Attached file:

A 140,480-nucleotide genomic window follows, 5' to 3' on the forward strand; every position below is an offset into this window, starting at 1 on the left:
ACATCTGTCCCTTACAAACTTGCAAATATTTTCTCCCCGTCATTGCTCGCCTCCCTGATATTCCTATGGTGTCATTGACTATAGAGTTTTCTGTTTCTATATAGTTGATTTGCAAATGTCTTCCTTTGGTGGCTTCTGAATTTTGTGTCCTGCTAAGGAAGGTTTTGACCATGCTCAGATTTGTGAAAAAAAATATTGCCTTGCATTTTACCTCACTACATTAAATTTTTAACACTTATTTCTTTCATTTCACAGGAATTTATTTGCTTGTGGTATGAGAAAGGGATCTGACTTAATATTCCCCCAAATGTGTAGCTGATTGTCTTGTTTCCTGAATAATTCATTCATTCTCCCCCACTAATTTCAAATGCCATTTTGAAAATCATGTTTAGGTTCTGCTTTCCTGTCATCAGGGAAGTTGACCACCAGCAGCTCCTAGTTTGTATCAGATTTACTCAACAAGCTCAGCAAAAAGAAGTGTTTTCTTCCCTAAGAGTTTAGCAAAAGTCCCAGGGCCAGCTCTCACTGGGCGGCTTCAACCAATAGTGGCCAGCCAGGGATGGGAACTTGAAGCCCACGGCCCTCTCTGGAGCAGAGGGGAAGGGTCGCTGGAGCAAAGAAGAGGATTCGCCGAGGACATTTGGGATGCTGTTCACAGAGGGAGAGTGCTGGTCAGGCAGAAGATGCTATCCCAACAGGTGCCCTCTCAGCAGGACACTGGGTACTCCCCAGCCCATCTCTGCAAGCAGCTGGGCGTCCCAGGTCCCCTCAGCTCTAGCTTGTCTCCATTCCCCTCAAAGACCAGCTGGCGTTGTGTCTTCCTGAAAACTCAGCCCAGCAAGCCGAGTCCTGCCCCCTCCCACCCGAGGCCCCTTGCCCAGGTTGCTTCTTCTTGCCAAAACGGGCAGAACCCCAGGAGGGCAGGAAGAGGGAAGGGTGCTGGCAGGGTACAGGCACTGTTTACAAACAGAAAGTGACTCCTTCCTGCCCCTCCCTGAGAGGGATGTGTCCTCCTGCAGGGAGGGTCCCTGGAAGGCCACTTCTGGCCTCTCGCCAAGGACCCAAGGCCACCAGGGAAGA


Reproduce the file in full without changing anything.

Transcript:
A 140,480-nucleotide genomic window follows, 5' to 3' on the forward strand; every position below is an offset into this window, starting at 1 on the left:
ACATCTGTCCCTTACAAACTTGCAAATATTTTCTCCCCGTCATTGCTCGCCTCCCTGATATTCCTATGGTGTCATTGACTATAGAGTTTTCTGTTTCTATATAGTTGATTTGCAAATGTCTTCCTTTGGTGGCTTCTGAATTTTGTGTCCTGCTAAGGAAGGTTTTGACCATGCTCAGATTTGTGAAAAAAAATATTGCCTTGCATTTTACCTCACTACATTAAATTTTTAACACTTATTTCTTTCATTTCACAGGAATTTATTTGCTTGTGGTATGAGAAAGGGATCTGACTTAATATTCCCCCAAATGTGTAGCTGATTGTCTTGTTTCCTGAATAATTCATTCATTCTCCCCCACTAATTTCAAATGCCATTTTGAAAATCATGTTTAGGTTCTGCTTTCCTGTCATCAGGGAAGTTGACCACCAGCAGCTCCTAGTTTGTATCAGATTTACTCAACAAGCTCAGCAAAAAGAAGTGTTTTCTTCCCTAAGAGTTTAGCAAAAGTCCCAGGGCCAGCTCTCACTGGGCGGCTTCAACCAATAGTGGCCAGCCAGGGATGGGAACTTGAAGCCCACGGCCCTCTCTGGAGCAGAGGGGAAGGGTCGCTGGAGCAAAGAAGAGGATTCGCCGAGGACATTTGGGATGCTGTTCACAGAGGGAGAGTGCTGGTCAGGCAGAAGATGCTATCCCAACAGGTGCCCTCTCAGCAGGACACTGGGTACTCCCCAGCCCATCTCTGCAAGCAGCTGGGCGTCCCAGGTCCCCTCAGCTCTAGCTTGTCTCCATTCCCCTCAAAGACCAGCTGGCGTTGTGTCTTCCTGAAAACTCAGCCCAGCAAGCCGAGTCCTGCCCCCTCCCACCCGAGGCCCCTTGCCCAGGTTGCTTCTTCTTGCCAAAACGGGCAGAACCCCAGGAGGGCAGGAAGAGGGAAGGGTGCTGGCAGGGTACAGGCACTGTTTACAAACAGAAAGTGACTCCTTCCTGCCCCTCCCTGAGAGGGATGTGTCCTCCTGCAGGGAGGGTCCCTGGAAGGCCACTTCTGGCCTCTCGCCAAGGACCCAAGGCCACCAGGGAAGA